Dad always said “when you’re towing another car the front car does the pulling and the rear car does the stopping”.  Well! we are off, Dad put the foot down and the big 186 sprang into life, we were going like a bat out of hell.  What’s more, when approaching a stop sign, the Singer had pathetic brakes, Dad was hitting his power-assisted disc brakes, Ian and myself absolutely pissing ourselves laughing it could have been very serious. 

Thanks, Dad, Dads go the extra mile (per hour), for their kids.

Some notable quirks of the car, steering the car was a treat, it had quite a bit of slop, almost two-thirds of a turn slop and when braking one needed to guess the camber of the road to calculate which way the steering would pull.  One night after work I was taking Graham home, driving along Torrens Road as we were approaching the Hanson road intersection another road user caused me to jump on the brakes, turning left as we were, Graham said let’s go to the Finsbury pub for a beer.  The sharp turn was a result of me not catching the steering, as I broke hard, Graham and I had a good chuckle over the excellent mauver, brake-turn-left for the Pub.

SingerChevy encounters

Driving through Warooka a Policeman took a shine to the bright red surf chaser, one or two came up to check her out.  A very notable quirk was it effective hand brake, with firstly the local Policeman at Warooka on Yorks Peninsula, stopping our surf convoy to check the cars for roadworthiness.  The SingerChevy thought the hand brake was not operating, I did protest and he challenged me to a test by parking the car on a slope and it he could push the car and it not move or would stop when he stopped pushing I could go.  Hey, no problem, I even left the motor running to show it was out of gear push as he might, the car would move a little and when stopped pushing it stopped moving.  Well done Singer-Chevy, we’re done and left with no more to do.  Till the next Policeman shortly thereafter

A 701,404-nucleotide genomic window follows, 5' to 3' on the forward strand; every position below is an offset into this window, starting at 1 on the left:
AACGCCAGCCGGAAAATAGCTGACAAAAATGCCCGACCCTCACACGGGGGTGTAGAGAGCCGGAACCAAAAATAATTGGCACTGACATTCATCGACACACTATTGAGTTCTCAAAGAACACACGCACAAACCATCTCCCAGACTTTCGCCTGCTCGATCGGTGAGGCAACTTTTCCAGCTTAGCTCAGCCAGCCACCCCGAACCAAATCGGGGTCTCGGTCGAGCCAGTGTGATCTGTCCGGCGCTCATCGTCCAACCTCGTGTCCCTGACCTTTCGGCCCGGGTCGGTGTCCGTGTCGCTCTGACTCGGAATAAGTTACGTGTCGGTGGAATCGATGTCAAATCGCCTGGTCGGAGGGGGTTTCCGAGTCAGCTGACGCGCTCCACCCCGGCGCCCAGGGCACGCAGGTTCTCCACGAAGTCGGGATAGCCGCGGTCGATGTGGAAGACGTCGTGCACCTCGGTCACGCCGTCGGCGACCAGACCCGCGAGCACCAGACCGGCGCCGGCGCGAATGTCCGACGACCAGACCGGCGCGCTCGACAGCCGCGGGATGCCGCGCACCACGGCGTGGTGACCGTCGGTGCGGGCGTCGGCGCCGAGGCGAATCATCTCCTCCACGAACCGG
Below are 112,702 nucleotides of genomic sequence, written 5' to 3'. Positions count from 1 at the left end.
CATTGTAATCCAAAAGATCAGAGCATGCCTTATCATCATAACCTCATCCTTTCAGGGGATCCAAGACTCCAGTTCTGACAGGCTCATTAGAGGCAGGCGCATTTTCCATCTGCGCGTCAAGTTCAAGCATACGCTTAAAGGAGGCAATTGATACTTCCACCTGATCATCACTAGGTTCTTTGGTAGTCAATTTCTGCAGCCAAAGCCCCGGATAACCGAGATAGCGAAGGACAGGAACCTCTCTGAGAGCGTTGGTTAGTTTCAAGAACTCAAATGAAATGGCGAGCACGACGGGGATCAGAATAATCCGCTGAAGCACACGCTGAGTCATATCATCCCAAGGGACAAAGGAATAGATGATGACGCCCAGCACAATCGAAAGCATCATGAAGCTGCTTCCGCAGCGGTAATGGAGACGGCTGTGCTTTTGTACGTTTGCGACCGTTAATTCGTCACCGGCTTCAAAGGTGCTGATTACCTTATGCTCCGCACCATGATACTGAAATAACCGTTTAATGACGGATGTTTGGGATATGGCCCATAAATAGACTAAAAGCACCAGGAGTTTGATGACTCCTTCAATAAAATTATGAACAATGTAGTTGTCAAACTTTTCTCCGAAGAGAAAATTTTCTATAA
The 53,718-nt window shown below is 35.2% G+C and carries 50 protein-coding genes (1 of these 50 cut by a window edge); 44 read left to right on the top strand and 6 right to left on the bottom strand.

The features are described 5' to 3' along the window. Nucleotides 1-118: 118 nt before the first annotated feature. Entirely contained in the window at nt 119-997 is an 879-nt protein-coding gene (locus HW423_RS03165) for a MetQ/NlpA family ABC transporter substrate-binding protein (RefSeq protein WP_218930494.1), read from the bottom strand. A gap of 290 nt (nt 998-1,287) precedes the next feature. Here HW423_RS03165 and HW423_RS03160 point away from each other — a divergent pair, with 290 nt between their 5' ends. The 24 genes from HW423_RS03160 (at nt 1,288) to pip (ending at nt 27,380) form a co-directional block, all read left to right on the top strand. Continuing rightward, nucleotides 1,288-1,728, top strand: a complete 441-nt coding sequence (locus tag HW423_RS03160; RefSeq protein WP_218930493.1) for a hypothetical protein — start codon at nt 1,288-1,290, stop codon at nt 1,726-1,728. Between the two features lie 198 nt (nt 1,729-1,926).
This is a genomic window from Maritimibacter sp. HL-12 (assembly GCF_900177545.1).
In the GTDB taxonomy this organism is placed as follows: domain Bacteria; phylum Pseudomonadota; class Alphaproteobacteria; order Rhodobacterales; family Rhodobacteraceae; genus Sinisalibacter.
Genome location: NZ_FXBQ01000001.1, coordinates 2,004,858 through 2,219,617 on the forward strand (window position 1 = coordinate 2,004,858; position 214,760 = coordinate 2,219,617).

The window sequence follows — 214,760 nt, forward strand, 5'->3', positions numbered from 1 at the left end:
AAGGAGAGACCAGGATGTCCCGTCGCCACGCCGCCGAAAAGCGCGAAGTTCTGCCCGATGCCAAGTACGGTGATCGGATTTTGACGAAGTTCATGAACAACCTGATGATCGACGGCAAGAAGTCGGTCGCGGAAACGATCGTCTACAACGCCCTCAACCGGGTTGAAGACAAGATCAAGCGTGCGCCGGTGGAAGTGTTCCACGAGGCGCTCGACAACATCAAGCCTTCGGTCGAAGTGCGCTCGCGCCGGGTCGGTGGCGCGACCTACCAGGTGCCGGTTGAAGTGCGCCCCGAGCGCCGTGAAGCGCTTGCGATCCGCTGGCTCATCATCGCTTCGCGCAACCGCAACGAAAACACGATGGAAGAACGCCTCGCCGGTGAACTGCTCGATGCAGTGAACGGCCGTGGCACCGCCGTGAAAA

The SingerChevy had prevailed the first encounter with an eager Policeman outside Warooka when a week or two later yet another Policeman.  David and I were driving back from Victor Harbour after a day out surfing, coming down Tappleys Hill a Policeman driving a Valiant station wagon complete with a loudspeaker on top, came up alongside and garbled a message to who knows, what knows, then he sped off down the hill.  Approaching the bottom of the hill we noticed the Policeman standing by his car looking towards our approach, he did not wave just watched at us going by.  Then he sprang into action his feet going ten steps to the inch, leapt into his car and off after us.  He caught up with us on Marion road and indicated he wanted us to pull over.  “Didn’t you hear me telling you to pull over,”  ‘no’?  Well, I want to do a road worth check on your car.  He began by asking this and then he asked after the Dipswitch, I replied “oh! under the bonnet”, rear reflectors, I replied “integral with the light lens”, wiper, I replied, “hand operated”.

Hmmm.  “I’m defecting you for the dipswitch and the wipers, and the tail light and reflectors”.  What year is this car”? he asked  “1929”.  Checking his book of regulations, 1929, no dip switch required, no motor-driven wipers required, reflector, I pipped up they are Land Rover lights.  “OK.  The hand brake is defective”, I pipped up a Policeman on Yorks checked it last weekend and OKed it.  “Well then if I can push it and it fails to stop I’ll defect you”.  Push, push, push stop. “OK you need to get that fix I won’t charge you this time”.  He drove off.  “What was all that about”? David said It was the three-inch exhaust pipe out the left-hand side.  The miss guided Policeman thought it would make excessive noise, but no such luck, I had a standard muffle squashing all the noise, and we laughed all the way back to David’s place.

The photo: Dave standing right rear of the SingerChev, I’m atop Graham’s Zephyr, the exhaust on the roof pulled off by the rough roads, Photo was taken after surviving Police encounter No1.
The Group 67
From the top Graham, Dassie, Lyn, Elbows,
next row Loon, Dave,
Trevor (hanging on the door), his friend, Derrick the Mascot, Tony, and me (Dickie)